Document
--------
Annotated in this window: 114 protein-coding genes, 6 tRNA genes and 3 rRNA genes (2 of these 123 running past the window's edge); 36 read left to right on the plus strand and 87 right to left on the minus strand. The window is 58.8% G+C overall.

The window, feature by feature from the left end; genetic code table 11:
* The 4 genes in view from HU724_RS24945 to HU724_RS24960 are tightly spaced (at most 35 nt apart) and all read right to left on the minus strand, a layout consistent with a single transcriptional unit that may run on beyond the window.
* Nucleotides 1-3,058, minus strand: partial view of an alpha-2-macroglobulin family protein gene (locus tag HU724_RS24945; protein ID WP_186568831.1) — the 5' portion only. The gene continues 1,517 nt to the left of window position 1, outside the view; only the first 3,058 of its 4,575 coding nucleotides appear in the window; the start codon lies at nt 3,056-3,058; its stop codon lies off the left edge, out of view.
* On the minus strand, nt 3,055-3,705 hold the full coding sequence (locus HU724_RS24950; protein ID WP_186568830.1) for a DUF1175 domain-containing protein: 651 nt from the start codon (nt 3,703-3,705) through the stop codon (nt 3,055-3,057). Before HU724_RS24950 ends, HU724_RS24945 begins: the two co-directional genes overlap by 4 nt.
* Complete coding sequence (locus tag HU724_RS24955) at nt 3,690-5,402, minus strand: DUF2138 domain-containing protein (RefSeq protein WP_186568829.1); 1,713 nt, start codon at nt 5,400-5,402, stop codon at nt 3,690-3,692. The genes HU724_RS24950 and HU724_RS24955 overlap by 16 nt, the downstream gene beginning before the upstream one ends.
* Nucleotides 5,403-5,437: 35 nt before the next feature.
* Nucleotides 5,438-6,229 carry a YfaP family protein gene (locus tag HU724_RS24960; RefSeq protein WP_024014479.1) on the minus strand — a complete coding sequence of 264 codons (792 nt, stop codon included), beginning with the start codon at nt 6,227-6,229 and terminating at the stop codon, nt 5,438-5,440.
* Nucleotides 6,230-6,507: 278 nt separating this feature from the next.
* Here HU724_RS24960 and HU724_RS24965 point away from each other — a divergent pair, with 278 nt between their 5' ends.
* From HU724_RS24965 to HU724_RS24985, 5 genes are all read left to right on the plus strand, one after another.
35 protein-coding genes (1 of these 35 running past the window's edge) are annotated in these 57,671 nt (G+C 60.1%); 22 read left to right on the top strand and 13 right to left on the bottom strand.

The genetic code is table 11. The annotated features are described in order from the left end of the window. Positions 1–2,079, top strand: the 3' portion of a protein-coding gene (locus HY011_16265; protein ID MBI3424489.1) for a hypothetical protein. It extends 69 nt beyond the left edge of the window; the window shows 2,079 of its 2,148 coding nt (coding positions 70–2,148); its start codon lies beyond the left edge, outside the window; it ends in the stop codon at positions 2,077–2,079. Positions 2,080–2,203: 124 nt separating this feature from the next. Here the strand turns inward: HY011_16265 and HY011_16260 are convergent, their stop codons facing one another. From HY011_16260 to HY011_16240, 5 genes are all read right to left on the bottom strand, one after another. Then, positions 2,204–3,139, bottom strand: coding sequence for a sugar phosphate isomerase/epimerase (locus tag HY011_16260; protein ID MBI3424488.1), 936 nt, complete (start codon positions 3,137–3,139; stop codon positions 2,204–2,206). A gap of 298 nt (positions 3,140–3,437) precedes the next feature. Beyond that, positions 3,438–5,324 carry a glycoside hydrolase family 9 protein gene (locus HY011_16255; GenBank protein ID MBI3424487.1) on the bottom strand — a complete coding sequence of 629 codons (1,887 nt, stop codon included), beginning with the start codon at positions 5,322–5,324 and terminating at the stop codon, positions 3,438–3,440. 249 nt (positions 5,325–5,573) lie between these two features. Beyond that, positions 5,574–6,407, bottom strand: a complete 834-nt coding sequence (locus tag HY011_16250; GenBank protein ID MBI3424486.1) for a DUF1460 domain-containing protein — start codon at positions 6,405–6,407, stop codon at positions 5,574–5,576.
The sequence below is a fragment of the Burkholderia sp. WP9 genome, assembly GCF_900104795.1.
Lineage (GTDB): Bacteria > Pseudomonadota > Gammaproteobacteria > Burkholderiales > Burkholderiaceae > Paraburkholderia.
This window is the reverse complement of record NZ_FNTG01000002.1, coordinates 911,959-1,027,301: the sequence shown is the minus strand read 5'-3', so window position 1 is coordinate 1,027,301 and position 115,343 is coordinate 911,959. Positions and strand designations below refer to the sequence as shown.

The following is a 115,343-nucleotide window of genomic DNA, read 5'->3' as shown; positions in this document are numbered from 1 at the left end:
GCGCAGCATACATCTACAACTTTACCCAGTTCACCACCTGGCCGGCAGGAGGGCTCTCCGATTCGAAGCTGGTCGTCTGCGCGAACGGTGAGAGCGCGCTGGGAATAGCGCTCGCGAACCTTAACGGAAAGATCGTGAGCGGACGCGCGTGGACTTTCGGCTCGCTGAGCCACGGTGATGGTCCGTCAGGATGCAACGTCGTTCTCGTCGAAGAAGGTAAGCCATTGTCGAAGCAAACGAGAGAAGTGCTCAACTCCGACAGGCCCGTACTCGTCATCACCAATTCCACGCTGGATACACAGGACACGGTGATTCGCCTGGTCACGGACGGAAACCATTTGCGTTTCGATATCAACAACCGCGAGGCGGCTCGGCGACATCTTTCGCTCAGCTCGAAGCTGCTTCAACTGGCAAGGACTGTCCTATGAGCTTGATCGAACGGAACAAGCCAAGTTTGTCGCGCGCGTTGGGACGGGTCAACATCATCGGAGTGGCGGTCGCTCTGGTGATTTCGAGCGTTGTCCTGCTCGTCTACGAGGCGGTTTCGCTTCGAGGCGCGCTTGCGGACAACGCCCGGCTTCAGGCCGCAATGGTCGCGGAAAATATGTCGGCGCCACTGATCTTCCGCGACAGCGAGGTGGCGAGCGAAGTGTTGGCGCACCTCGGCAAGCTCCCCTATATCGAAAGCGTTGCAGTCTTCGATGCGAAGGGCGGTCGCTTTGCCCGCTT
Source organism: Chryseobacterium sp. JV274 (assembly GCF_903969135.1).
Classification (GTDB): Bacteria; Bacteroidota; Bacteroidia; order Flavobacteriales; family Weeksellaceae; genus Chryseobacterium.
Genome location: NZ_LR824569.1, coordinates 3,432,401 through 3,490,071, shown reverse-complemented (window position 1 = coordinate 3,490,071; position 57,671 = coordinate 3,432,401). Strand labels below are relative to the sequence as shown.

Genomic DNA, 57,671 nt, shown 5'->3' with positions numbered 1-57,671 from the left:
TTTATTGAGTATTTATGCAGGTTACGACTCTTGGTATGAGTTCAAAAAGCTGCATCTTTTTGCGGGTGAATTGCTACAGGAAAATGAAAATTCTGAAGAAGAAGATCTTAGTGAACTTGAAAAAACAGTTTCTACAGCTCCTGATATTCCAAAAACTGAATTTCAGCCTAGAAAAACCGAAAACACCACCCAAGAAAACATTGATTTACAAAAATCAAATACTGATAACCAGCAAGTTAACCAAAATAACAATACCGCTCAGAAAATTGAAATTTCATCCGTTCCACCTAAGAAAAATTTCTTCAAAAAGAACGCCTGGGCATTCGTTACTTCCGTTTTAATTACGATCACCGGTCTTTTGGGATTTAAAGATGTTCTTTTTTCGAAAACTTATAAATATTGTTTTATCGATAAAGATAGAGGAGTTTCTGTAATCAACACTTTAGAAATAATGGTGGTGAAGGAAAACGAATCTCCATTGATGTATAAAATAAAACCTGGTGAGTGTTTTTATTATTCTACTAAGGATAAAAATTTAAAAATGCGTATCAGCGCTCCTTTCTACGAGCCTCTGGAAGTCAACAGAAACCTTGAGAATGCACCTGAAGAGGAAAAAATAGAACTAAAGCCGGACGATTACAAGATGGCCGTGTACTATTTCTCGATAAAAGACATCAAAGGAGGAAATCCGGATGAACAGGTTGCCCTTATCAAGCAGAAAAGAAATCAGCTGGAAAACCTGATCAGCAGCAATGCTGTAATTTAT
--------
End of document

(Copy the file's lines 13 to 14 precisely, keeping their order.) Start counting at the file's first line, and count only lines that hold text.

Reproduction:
The genetic code is table 11. The annotated features are described in order from the left end of the window. Positions 1–2,079, top strand: the 3' portion of a protein-coding gene (locus HY011_16265; protein ID MBI3424489.1) for a hypothetical protein. It extends 69 nt beyond the left edge of the window; the window shows 2,079 of its 2,148 coding nt (coding positions 70–2,148); its start codon lies beyond the left edge, outside the window; it ends in the stop codon at positions 2,077–2,079. Positions 2,080–2,203: 124 nt separating this feature from the next. Here the strand turns inward: HY011_16265 and HY011_16260 are convergent, their stop codons facing one another. From HY011_16260 to HY011_16240, 5 genes are all read right to left on the bottom strand, one after another. Then, positions 2,204–3,139, bottom strand: coding sequence for a sugar phosphate isomerase/epimerase (locus tag HY011_16260; protein ID MBI3424488.1), 936 nt, complete (start codon positions 3,137–3,139; stop codon positions 2,204–2,206). A gap of 298 nt (positions 3,140–3,437) precedes the next feature. Beyond that, positions 3,438–5,324 carry a glycoside hydrolase family 9 protein gene (locus HY011_16255; GenBank protein ID MBI3424487.1) on the bottom strand — a complete coding sequence of 629 codons (1,887 nt, stop codon included), beginning with the start codon at positions 5,322–5,324 and terminating at the stop codon, positions 3,438–3,440. 249 nt (positions 5,325–5,573) lie between these two features. Beyond that, positions 5,574–6,407, bottom strand: a complete 834-nt coding sequence (locus tag HY011_16250; GenBank protein ID MBI3424486.1) for a DUF1460 domain-containing protein — start codon at positions 6,405–6,407, stop codon at positions 5,574–5,576.
The sequence below is a fragment of the Burkholderia sp. WP9 genome, assembly GCF_900104795.1.